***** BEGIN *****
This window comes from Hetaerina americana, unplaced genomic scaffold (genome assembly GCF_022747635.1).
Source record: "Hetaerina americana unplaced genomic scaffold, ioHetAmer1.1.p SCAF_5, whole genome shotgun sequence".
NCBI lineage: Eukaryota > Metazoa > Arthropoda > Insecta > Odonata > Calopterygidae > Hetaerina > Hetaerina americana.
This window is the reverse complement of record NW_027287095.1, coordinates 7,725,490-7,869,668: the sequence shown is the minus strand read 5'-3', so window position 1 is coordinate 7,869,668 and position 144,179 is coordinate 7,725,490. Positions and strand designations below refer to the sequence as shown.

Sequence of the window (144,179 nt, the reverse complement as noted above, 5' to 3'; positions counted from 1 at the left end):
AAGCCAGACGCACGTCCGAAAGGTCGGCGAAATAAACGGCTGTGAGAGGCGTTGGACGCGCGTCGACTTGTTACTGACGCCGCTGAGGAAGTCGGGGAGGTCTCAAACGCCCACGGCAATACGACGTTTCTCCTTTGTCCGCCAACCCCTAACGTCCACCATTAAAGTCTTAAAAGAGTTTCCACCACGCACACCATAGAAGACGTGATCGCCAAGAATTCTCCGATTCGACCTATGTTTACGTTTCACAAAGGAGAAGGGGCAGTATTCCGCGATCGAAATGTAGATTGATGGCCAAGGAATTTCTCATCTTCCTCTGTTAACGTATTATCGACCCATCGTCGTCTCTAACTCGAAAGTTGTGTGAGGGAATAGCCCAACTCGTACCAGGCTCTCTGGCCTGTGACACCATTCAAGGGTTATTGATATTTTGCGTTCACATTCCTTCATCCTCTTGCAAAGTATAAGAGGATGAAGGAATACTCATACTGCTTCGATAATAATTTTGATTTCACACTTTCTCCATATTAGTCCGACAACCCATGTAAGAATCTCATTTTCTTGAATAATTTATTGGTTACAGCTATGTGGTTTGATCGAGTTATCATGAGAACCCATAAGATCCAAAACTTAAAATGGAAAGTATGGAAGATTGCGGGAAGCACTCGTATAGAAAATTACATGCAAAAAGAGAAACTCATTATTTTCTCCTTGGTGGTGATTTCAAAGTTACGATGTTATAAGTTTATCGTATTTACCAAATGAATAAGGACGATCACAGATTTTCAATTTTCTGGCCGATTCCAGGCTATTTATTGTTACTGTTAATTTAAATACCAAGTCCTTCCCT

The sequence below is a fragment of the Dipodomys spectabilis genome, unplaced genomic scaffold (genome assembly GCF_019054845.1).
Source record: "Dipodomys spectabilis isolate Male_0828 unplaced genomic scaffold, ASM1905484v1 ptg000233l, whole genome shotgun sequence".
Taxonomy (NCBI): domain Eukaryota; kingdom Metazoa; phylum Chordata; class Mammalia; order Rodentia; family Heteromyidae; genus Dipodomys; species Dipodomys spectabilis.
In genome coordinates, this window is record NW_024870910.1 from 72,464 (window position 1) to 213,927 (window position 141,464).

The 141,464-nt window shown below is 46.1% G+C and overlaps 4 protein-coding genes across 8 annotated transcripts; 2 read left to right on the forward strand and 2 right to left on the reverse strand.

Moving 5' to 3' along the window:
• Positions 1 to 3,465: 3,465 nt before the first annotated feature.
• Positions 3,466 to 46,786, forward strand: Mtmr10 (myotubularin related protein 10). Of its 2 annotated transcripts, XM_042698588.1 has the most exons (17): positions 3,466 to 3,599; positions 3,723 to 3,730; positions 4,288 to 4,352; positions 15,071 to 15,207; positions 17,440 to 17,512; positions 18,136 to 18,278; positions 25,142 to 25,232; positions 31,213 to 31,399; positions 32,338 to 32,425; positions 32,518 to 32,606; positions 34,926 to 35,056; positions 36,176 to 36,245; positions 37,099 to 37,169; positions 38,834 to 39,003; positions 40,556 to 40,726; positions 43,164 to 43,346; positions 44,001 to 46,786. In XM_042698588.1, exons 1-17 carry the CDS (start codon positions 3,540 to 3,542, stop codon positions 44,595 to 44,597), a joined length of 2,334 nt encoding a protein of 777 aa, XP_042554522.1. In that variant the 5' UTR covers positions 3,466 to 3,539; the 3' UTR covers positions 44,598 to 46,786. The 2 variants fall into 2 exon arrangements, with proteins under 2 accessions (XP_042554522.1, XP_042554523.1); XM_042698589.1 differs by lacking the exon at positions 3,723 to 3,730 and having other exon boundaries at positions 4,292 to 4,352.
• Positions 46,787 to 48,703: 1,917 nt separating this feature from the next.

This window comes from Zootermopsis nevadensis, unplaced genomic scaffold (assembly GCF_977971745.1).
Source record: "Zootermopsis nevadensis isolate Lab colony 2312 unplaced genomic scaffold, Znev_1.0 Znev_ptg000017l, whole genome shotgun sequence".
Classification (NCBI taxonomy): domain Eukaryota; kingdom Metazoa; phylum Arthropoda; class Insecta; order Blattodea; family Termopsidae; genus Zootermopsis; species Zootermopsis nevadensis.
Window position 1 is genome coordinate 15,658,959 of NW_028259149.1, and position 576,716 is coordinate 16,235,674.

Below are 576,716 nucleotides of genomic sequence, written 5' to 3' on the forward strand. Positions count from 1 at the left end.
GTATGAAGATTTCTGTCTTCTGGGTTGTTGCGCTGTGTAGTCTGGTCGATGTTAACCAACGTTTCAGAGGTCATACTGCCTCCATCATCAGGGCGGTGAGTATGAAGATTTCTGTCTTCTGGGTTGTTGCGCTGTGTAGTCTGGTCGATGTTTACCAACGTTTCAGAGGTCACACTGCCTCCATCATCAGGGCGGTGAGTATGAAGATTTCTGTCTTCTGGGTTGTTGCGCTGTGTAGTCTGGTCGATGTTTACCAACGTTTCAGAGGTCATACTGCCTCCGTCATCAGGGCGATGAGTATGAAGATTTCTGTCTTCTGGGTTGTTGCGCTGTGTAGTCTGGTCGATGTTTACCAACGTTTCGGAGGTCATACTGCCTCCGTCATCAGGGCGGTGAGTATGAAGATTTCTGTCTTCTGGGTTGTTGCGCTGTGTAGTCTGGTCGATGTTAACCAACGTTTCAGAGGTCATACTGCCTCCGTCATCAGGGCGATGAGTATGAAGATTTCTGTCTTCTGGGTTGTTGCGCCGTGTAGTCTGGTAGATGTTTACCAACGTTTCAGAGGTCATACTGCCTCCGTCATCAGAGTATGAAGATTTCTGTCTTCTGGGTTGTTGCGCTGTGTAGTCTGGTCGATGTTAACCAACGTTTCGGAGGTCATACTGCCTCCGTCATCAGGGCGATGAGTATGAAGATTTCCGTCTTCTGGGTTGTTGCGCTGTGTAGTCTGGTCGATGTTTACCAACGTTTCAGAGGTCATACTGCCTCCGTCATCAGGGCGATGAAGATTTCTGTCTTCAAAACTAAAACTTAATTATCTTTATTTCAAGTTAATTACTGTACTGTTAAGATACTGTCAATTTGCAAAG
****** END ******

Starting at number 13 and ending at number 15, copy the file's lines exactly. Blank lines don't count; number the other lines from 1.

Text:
• Positions 1 to 3,465: 3,465 nt before the first annotated feature.
• Positions 3,466 to 46,786, forward strand: Mtmr10 (myotubularin related protein 10). Of its 2 annotated transcripts, XM_042698588.1 has the most exons (17): positions 3,466 to 3,599; positions 3,723 to 3,730; positions 4,288 to 4,352; positions 15,071 to 15,207; positions 17,440 to 17,512; positions 18,136 to 18,278; positions 25,142 to 25,232; positions 31,213 to 31,399; positions 32,338 to 32,425; positions 32,518 to 32,606; positions 34,926 to 35,056; positions 36,176 to 36,245; positions 37,099 to 37,169; positions 38,834 to 39,003; positions 40,556 to 40,726; positions 43,164 to 43,346; positions 44,001 to 46,786. In XM_042698588.1, exons 1-17 carry the CDS (start codon positions 3,540 to 3,542, stop codon positions 44,595 to 44,597), a joined length of 2,334 nt encoding a protein of 777 aa, XP_042554522.1. In that variant the 5' UTR covers positions 3,466 to 3,539; the 3' UTR covers positions 44,598 to 46,786. The 2 variants fall into 2 exon arrangements, with proteins under 2 accessions (XP_042554522.1, XP_042554523.1); XM_042698589.1 differs by lacking the exon at positions 3,723 to 3,730 and having other exon boundaries at positions 4,292 to 4,352.
• Positions 46,787 to 48,703: 1,917 nt separating this feature from the next.